The Influence of Marquette and Jolliet on the Mapping of North America

David Buisseret

European cartographic concepts of the Great Lakes about 1670 – the voyage from Green Bay to the Arkansas River, 1673 -  the emergence of differing maps – the characteristics of the Marquette and Jolliet maps – maps deriving from the Marquette model : Manitoumie 1 and 2 – the Nicolas map- the Thévenot map (the repercussions on Delisle and the progressive effacement of Indian toponyms) -  maps deriving from the Jolliet model : MS maps in the John Carter Brown Library – the Randin map – Jolliet’s collaboration with Franquelin (eventual bearing on the maps showing westward displacement of the mouth of the Mississippi River).

Biographic Sketch: David Buisseret is Senior Research Fellow, The Newberry Library, Chicago. He was President of SHD from 1991 – 1993.  He is Book Review Editor of Terrae Incognitae, and was the journal’s Editor from 1984 – 2007.


Endeavour in Australia: Crewing with Cook

John Delaney

Work on a full-scale replica of HMB Endeavour, Captain James Cook’s exploratory vessel during his first circumnavigation in 1768-1771, began in Freemantle, Australia, in 1988 to commemorate the Australian Bicentenary of European settlement on the continent; it was completed five years later. Ownership was transferred to the Australian National Maritime Museum in Sydney in 2005, where it has become a museum ship. For the past thirteen months (2011-2012), Endeavour has been circumnavigating Australia. I was fortunate last year to join the ship as a crew member for the “Cook” leg along the northeast coast, from Cairns to Thursday Island in the Torres Strait. My presentation will be a re-discovery of that perilous journey inside the Great Barrier Reef, from the floundering and almost complete loss of the ship on Endeavour Reef, to arrival at Possession Island at Australia’s most northern tip, where Cook claimed the continent for the British Crown. A powerpoint presentation of maps (Cook’s and more recent “official” ones) and photographs taken on and from the ship during the summer 2011 trip (and perhaps a small video) will help recreate and assess one of the important “discoveries” of that great navigator. This will be a literal, hands-on historic look at crew life from someone who spent ten days time-traveling back to the 18th century aboard the “real” ship.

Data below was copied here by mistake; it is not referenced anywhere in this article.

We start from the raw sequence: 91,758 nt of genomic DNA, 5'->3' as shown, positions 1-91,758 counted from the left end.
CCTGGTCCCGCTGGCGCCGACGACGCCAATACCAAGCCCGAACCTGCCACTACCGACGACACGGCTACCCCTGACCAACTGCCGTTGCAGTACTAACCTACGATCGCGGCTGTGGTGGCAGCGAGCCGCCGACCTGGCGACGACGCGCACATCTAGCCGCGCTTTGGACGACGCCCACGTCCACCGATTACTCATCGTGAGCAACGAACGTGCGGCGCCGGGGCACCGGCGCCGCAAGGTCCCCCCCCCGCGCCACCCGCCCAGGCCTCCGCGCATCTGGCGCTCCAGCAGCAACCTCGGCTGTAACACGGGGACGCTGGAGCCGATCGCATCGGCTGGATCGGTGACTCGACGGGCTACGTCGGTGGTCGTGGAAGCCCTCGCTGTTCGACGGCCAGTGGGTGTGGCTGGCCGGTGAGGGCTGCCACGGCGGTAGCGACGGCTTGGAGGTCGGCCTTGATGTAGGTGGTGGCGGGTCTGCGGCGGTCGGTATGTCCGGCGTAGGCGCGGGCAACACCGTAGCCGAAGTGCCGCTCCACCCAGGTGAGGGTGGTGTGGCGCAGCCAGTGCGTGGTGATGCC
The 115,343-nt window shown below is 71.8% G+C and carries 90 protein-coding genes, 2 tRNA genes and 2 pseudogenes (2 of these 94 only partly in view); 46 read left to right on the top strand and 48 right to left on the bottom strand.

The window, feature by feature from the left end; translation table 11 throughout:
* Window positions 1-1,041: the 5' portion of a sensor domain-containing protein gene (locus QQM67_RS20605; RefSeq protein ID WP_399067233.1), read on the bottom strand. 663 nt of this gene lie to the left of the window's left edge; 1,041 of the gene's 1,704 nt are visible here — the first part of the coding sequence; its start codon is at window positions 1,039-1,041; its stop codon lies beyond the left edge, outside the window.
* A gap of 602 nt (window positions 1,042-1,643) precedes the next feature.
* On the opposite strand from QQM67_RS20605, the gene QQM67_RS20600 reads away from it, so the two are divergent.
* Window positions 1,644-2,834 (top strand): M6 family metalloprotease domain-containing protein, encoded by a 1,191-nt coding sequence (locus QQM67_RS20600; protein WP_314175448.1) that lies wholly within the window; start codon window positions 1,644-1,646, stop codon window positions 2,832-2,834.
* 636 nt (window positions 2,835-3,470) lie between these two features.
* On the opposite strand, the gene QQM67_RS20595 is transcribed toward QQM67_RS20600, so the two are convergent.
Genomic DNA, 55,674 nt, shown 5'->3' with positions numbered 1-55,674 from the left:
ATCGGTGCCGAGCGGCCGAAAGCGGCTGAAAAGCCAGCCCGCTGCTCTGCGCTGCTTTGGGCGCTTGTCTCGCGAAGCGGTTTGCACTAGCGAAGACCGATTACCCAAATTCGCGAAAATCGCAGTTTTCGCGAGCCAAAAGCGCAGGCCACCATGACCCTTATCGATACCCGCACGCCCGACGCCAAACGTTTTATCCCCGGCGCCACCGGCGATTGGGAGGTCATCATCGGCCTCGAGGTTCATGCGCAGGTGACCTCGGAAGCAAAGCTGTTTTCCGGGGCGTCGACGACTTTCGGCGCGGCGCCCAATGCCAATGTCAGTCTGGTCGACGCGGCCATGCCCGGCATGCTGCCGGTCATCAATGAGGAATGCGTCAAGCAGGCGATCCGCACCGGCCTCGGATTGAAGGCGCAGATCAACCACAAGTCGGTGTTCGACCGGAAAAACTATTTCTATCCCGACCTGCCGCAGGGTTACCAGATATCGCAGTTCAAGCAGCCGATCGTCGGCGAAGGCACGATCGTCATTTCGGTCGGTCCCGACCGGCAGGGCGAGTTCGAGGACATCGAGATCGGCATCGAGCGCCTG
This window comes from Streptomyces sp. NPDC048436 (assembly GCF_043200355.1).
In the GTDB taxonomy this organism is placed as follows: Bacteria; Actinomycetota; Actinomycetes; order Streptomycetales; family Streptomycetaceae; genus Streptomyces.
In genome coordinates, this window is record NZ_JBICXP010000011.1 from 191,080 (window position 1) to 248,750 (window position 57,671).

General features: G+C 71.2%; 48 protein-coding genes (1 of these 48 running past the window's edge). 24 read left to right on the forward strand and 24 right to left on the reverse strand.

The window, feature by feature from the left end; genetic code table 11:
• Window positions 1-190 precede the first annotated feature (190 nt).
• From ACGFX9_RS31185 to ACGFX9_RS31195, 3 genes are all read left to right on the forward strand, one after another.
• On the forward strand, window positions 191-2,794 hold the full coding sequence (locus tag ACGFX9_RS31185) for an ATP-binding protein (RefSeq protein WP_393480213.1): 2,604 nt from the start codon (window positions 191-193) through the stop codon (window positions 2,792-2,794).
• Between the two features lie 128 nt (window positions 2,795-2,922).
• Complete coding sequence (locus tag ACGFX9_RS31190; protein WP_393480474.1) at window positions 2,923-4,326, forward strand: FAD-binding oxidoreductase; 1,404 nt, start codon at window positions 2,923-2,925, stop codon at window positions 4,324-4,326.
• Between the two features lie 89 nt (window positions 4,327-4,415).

Biographic Sketch: John Delaney has been curator of Historic Maps at Princeton University since 2003. (This is a part-time position: 80% of his official duties are related to manuscripts processing in the Dept. of Rare Books and Special Collections). His cartographic interests in the Northwest Passage, European exploration of Africa, and the Pacific Ocean have culminated in exhibitions, companion volumes, and related websites.